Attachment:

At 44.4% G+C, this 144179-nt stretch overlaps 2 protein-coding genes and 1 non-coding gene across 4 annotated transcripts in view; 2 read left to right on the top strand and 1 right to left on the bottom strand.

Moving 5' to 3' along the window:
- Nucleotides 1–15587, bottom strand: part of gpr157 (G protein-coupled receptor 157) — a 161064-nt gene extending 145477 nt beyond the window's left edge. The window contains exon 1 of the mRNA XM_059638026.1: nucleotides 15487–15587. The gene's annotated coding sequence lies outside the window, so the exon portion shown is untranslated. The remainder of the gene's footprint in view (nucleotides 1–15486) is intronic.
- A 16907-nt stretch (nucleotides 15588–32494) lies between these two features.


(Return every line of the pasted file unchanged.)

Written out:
At 44.4% G+C, this 144179-nt stretch overlaps 2 protein-coding genes and 1 non-coding gene across 4 annotated transcripts in view; 2 read left to right on the top strand and 1 right to left on the bottom strand.

Moving 5' to 3' along the window:
- Nucleotides 1–15587, bottom strand: part of gpr157 (G protein-coupled receptor 157) — a 161064-nt gene extending 145477 nt beyond the window's left edge. The window contains exon 1 of the mRNA XM_059638026.1: nucleotides 15487–15587. The gene's annotated coding sequence lies outside the window, so the exon portion shown is untranslated. The remainder of the gene's footprint in view (nucleotides 1–15486) is intronic.
- A 16907-nt stretch (nucleotides 15588–32494) lies between these two features.